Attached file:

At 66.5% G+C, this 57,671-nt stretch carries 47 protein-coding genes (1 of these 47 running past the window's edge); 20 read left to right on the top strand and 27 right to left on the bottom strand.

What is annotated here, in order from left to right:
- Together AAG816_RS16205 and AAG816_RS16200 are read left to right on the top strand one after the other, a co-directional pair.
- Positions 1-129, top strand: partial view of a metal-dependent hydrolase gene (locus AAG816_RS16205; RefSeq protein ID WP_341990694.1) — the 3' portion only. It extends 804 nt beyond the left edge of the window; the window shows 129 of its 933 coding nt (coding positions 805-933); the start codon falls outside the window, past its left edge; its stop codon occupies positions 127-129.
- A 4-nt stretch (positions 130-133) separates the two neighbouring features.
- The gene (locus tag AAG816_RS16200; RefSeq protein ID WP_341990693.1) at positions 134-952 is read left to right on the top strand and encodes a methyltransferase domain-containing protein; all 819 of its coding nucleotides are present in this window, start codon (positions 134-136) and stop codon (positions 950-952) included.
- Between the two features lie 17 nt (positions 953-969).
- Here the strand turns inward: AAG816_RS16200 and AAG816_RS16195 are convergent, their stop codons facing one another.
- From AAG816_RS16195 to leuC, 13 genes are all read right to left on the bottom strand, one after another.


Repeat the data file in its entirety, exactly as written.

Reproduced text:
At 66.5% G+C, this 57,671-nt stretch carries 47 protein-coding genes (1 of these 47 running past the window's edge); 20 read left to right on the top strand and 27 right to left on the bottom strand.

What is annotated here, in order from left to right:
- Together AAG816_RS16205 and AAG816_RS16200 are read left to right on the top strand one after the other, a co-directional pair.
- Positions 1-129, top strand: partial view of a metal-dependent hydrolase gene (locus AAG816_RS16205; RefSeq protein ID WP_341990694.1) — the 3' portion only. It extends 804 nt beyond the left edge of the window; the window shows 129 of its 933 coding nt (coding positions 805-933); the start codon falls outside the window, past its left edge; its stop codon occupies positions 127-129.
- A 4-nt stretch (positions 130-133) separates the two neighbouring features.
- The gene (locus tag AAG816_RS16200; RefSeq protein ID WP_341990693.1) at positions 134-952 is read left to right on the top strand and encodes a methyltransferase domain-containing protein; all 819 of its coding nucleotides are present in this window, start codon (positions 134-136) and stop codon (positions 950-952) included.
- Between the two features lie 17 nt (positions 953-969).
- Here the strand turns inward: AAG816_RS16200 and AAG816_RS16195 are convergent, their stop codons facing one another.
- From AAG816_RS16195 to leuC, 13 genes are all read right to left on the bottom strand, one after another.